However, many supplements can also help relieve joint pain. Before you start taking any supplement, talk to your doctor to make sure you're taking the correct dose and that it doesn't interfere with any over-the-counter or prescription medications you're currently using. A number of nutritional supplements have shown promise in relieving pain, stiffness, and other symptoms of arthritis. Glucosamine and chondroitin, omega-3 fatty acids, SAM-e and curcumin are just a few of the natural products that researchers have studied for osteoarthritis (OA) and rheumatoid arthritis (RA).
As with any treatment plan, make your primary care doctor your partner. Whether it's to test your daughter's idea about glucosamine or to follow the recommendations of the American College of Rheumatology, your doctor is there to help, encourage and guide her. That's not to say that all supplements are bad. The best advice is to check with your doctor before taking any supplement or traditional medication to reduce the risk of harmful drug interactions.
Thunder God Vine, for example, has unpleasant side effects that may outweigh any potential joint benefits. The body converts them into anti-inflammatory chemicals called resolvins that can help eliminate joint stiffness and tenderness. So far, there is no evidence that taking antioxidant vitamins improves arthritis symptoms, although eating a diet rich in these nutrients is generally healthy. Learn what supplements and vitamins can help with arthritis symptoms and what risks some may pose.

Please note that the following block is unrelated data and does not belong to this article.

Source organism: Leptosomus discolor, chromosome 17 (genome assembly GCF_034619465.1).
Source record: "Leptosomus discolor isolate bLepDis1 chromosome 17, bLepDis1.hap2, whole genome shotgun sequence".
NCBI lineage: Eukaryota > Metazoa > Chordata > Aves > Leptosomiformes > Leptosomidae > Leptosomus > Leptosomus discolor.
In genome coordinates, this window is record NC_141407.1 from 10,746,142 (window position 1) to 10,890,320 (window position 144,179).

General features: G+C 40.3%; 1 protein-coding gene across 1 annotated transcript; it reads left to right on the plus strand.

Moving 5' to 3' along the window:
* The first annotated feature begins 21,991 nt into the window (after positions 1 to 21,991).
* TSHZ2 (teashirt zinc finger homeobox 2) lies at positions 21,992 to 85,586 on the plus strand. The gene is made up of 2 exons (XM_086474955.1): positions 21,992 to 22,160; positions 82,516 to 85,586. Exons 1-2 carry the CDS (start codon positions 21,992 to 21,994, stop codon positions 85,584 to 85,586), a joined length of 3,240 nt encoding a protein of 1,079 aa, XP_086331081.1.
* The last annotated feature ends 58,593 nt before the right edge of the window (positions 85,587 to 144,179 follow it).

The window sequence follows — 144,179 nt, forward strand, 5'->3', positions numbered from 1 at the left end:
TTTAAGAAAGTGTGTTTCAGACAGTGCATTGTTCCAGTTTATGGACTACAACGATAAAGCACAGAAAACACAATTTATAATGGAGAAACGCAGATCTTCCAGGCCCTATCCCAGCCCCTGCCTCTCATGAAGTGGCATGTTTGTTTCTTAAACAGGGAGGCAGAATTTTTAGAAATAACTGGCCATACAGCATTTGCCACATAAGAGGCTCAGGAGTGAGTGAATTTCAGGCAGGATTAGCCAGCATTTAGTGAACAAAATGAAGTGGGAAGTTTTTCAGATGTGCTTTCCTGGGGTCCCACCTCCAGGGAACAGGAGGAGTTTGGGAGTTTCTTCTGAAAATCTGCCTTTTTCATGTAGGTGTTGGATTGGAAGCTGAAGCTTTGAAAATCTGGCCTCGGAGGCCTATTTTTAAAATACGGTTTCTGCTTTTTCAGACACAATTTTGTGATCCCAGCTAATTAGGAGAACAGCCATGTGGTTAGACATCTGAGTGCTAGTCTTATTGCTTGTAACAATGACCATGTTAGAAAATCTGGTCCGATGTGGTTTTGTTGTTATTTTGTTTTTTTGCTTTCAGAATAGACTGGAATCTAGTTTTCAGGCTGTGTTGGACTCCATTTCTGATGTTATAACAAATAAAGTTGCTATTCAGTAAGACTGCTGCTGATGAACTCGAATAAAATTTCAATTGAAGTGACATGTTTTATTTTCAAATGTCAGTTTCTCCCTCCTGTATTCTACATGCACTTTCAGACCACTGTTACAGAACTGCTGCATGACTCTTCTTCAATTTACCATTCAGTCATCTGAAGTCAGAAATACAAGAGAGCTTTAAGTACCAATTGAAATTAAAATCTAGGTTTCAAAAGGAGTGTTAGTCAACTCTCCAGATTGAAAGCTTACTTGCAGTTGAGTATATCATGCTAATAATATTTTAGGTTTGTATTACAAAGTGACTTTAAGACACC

Daily borage oil supplements can help treat rheumatoid arthritis symptoms and even reduce the dose you need from prescription treatments for joint pain and swelling. The FDA and the Arthritis Foundation also recommend that you consult your doctor before taking any supplement for osteoarthritis or other conditions. When you take supplements as directed and under your doctor's supervision, they're generally safe. It plays a key role in building and maintaining healthy cartilage, the connective tissue between joints.
When you take it as a supplement, it can help increase collagen in your joints to help you better absorb shocks. Back, joint, and muscle pain (musculoskeletal pain) is caused by a variety of genetic and lifestyle factors. Chondroitin and glucosamine are two natural substances found in cartilage and that tend to decrease around the joints as you age. Or you can increase the body's natural collagen level by consuming more foods that contain protein and vitamin C, such as chicken, fish, eggs, and citrus fruits.
You may be one of the many people with osteoarthritis who are considering taking supplements such as vitamins, minerals, animal extracts, enzymes and herbs to supplement traditional medicines to relieve symptoms. Like traditional medications, supplements have side effects and can interact negatively with medications your doctor prescribes.